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Scotland is a country – a real country, which is defined by having its own government, and occupying a specific territory. It is certainly not “only a country in the context of Great Britain”. That is the equivalent of saying that France is only a country in the context of Europe. Planet Earth is only a planet in the context of the universe.

We have our own history, and our own languages, Gaelic and Scots, now classed as “minority languages”, as well as English, the dominant language. When abroad, when we tell the local people that we’re Scottish this generally elicits a very positive response. On the other hand, I can recall an English girl asking me if we had electricity in Scotland. This was in the 1960s.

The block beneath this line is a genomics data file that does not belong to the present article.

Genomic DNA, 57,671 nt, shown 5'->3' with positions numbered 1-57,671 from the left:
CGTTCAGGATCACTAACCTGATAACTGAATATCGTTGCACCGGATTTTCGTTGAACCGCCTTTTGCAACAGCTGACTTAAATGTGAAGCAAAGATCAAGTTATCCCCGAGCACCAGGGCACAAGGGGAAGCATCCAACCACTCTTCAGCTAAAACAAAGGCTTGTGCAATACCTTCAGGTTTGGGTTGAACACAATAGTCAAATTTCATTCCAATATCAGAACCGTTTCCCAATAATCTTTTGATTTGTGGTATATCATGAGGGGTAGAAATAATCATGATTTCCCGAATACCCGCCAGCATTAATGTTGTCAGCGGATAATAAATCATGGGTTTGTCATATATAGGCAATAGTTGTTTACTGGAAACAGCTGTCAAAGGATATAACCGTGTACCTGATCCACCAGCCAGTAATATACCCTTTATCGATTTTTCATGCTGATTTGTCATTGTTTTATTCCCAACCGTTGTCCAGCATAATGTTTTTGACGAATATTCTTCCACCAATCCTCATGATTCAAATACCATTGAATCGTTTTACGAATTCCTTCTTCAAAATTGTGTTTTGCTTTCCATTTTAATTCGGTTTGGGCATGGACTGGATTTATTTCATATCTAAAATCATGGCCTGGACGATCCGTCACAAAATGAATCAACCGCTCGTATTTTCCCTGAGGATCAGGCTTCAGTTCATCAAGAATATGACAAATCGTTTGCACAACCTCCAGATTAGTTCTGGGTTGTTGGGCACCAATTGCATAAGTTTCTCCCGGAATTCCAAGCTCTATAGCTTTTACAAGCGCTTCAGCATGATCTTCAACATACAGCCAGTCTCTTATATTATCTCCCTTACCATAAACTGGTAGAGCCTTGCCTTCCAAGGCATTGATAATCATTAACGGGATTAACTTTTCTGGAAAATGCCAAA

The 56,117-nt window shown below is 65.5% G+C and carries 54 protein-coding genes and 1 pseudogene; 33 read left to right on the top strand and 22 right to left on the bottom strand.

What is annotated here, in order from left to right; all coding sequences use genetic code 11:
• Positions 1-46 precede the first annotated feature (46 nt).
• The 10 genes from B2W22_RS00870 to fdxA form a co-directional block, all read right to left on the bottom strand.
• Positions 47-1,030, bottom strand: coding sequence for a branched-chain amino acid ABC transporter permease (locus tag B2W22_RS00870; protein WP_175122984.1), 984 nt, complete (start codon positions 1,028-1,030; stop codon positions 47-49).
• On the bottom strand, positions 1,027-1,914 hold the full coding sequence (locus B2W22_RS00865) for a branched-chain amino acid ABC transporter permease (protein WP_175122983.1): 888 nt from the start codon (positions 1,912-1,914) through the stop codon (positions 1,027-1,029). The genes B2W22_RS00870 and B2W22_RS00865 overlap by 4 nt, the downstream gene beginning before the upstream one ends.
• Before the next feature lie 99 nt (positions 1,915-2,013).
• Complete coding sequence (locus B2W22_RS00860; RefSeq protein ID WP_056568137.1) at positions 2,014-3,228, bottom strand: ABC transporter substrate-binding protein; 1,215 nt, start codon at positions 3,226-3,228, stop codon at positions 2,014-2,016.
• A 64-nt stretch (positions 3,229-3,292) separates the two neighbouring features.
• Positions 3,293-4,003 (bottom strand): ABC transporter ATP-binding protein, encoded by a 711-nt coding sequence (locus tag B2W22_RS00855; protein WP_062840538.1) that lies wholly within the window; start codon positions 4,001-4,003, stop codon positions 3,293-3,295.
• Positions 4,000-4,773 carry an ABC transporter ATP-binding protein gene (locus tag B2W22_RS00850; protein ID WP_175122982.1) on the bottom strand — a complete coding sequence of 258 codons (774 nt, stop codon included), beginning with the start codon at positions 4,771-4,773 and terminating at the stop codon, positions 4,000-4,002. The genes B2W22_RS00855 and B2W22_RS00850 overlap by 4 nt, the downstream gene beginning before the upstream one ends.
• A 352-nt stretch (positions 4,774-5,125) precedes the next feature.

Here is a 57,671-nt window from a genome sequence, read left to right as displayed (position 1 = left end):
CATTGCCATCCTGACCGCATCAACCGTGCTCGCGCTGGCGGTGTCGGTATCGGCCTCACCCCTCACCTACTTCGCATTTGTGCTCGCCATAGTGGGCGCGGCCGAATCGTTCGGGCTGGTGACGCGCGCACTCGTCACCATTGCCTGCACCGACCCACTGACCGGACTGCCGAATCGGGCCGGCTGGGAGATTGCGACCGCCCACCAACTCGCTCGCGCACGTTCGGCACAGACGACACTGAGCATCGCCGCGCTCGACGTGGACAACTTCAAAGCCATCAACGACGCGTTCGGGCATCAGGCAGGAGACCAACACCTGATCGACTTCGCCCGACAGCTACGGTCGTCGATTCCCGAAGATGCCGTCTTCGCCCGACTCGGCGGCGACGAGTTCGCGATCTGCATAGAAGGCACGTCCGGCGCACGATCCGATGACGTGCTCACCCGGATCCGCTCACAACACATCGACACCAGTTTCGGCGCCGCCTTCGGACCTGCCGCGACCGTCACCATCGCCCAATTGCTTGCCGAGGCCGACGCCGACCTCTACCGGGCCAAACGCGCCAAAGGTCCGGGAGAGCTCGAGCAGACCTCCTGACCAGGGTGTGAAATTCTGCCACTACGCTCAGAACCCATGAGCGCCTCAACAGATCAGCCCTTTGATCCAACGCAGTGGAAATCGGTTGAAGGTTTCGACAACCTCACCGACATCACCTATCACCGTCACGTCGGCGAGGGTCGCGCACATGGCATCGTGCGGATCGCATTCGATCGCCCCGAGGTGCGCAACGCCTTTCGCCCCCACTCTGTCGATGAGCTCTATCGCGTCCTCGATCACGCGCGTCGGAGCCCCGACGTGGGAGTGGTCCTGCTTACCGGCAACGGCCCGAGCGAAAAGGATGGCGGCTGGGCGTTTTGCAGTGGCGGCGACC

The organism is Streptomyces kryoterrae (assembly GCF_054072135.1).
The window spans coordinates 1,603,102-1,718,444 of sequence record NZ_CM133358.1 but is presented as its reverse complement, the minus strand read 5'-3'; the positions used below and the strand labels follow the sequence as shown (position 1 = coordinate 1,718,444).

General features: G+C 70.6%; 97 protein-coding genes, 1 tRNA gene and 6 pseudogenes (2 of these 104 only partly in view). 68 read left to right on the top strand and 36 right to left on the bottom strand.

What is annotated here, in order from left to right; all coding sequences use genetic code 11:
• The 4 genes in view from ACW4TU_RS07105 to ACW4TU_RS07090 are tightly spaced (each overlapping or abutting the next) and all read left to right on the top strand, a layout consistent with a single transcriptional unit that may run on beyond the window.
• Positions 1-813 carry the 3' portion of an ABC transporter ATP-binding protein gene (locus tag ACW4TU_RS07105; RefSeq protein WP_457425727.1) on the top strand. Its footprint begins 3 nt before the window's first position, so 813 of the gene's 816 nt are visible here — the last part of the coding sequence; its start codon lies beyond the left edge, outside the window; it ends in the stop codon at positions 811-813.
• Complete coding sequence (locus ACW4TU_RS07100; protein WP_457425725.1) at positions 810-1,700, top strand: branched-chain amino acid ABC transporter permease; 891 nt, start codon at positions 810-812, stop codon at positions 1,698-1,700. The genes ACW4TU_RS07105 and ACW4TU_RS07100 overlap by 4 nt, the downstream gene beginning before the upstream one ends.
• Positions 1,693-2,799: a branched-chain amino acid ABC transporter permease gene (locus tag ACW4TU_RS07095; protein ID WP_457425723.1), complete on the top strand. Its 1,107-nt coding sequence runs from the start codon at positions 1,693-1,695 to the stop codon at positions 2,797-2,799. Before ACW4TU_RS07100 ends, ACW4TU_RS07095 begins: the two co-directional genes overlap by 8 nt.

Despite my love for my country, I prefer to call myself an internationalist, because, in the 21st century, we are connected with people around the globe, thanks to modern technology. We have learnt that humans share the same basic values, but poverty, war, political oppression – as well as natural disasters – can make the world a very unequal place, despite our best intentions.

Carolyn Taylor, Broughty Ferry, Dundee

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Real thing

While I agree that we need to sort out democratic system with measures such as STV voting, abolition of House of Lords and a fully federal UK, Bill Cooper is incorrect to suggest Scotland is not a real country.

It has a completely separate and distinct legal system, education system, established Church and was, until the Union with England in 1707, a completely independent country. To suggest it is not a real country is to completely insult intelligence of people in this country.